Sunday on the Upper Deck

April 20, 1862, was a Sunday, but the Wheatons’ seasickness prevented their attending religious services. They had discovered that fresh air had a salutary effect, so they did their best to take advantage of good weather. They had their small midday meal brought out to the deck.

Enclosed spaces, on the other hand, made their seasickness worse. Eliza Wheaton noted that “Religious exercises” were held in the Dining Saloon, “but we c[ou]ld not endure a closed room.” In her travel journal entry for the first day of the voyage, she wrote, “I have failed to mention the deep repulsion I felt on going first into my stateroom—It felt more like going into my tomb—But I soon lost that sepulchred feeling—Our stateroom was one of the best on the ship—Servants kind and everything furnished we could expect but my appetite craved little—I had seasons of vomiting several times a day—“

Despite their feeling so ill, Wheaton and her husband maintained the sociability that prevailed among travelers of their class. Every time they met fellow passengers, she noted their names and where they were from, along with a bit of their story. Among the people they met on their first day out were two merchants from Boston who were crossing the Atlantic to buy goods for sale in the United States, “English people from Canada,” and “A Mr. Huddy, wife + daughter” from Philadelphia, who were on their way to Italy.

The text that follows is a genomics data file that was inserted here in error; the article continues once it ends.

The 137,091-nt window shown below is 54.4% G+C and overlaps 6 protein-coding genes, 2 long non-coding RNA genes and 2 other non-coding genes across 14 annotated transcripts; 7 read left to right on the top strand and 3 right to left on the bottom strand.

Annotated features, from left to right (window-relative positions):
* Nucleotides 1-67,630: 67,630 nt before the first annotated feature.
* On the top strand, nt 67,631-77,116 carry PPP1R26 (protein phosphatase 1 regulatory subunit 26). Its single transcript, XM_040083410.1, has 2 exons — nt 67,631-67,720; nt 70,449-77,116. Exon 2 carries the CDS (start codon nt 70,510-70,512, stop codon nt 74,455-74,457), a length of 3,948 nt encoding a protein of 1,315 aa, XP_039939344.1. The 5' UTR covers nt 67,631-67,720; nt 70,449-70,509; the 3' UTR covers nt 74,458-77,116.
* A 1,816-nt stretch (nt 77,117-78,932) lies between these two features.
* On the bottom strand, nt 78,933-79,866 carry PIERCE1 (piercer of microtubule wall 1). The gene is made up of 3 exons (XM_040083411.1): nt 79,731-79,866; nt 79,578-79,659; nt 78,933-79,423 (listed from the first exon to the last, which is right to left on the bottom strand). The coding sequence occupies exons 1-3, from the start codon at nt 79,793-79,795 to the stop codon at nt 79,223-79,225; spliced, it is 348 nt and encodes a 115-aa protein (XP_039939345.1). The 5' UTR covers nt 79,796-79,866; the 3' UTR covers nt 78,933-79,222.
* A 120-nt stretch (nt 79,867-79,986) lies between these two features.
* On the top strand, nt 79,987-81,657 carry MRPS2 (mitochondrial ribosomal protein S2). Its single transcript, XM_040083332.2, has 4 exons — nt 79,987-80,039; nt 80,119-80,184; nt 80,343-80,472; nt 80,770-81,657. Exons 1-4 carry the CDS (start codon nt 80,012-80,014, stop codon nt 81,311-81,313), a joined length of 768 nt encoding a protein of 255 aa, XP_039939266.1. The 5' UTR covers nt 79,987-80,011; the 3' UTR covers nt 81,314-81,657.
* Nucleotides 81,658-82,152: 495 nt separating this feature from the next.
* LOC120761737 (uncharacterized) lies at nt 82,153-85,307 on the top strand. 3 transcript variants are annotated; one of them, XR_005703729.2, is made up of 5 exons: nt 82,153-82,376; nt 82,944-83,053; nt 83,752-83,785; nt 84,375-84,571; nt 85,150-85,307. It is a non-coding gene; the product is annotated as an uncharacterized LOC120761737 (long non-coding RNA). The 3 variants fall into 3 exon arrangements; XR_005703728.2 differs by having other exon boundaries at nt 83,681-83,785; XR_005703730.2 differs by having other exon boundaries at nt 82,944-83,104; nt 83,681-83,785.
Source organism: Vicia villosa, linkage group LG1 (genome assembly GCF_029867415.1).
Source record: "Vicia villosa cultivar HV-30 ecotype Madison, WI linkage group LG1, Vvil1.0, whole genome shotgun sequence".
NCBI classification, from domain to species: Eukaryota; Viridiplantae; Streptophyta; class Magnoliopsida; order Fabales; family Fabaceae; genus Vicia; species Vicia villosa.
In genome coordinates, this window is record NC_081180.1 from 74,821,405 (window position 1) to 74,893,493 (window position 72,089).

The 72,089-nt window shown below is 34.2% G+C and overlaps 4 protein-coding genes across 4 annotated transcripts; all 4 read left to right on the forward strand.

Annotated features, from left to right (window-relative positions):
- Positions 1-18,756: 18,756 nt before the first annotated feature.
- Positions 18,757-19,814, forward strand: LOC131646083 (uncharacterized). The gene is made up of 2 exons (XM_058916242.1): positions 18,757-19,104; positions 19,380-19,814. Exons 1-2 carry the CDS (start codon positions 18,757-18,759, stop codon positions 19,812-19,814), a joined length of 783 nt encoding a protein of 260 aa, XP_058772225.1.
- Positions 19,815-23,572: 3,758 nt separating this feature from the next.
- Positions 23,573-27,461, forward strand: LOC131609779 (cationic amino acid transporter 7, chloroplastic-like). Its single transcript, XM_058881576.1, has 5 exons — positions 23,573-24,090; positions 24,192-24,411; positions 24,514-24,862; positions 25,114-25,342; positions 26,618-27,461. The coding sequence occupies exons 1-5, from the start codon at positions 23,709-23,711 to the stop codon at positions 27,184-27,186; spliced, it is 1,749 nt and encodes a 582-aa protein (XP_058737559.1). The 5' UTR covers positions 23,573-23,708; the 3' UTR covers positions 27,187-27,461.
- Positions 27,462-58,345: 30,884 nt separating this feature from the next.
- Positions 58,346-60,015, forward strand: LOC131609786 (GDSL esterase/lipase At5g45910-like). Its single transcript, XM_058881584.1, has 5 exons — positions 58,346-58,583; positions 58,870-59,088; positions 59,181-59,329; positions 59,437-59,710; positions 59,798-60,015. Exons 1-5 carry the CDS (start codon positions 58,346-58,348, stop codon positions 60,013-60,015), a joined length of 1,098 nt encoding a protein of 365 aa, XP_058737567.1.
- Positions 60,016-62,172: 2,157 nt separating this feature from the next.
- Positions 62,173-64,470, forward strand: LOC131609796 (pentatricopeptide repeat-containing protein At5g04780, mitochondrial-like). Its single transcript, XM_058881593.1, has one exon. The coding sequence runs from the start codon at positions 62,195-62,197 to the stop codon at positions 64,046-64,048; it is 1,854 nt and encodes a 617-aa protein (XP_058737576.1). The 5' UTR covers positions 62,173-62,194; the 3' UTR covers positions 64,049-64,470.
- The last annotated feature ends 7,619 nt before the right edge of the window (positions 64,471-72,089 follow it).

The passengers they met on Sunday, April 20, included a number of English people from St. Louis who were on their way to visit friends and families. A daughter of one family had been a student of Mary Jane Cragin’s in St. Louis. Cragin, who had taught at Wheaton Female Seminary between 1851 and 1858, was well known for her innovative methods, which included teaching geometry without a textbook.

Eliza Baylies Wheaton, Travel Journal, Wheaton Family Collection (MC089), Marion B. Gebbie Archives & Special Collections, Madeleine Clark Wallace Library, Wheaton College, Norton, MA.

“Faces Behind the Facades,” online exhibit, Wheaton College Archives and Special Collections, <>, accessed April 20, 2010.

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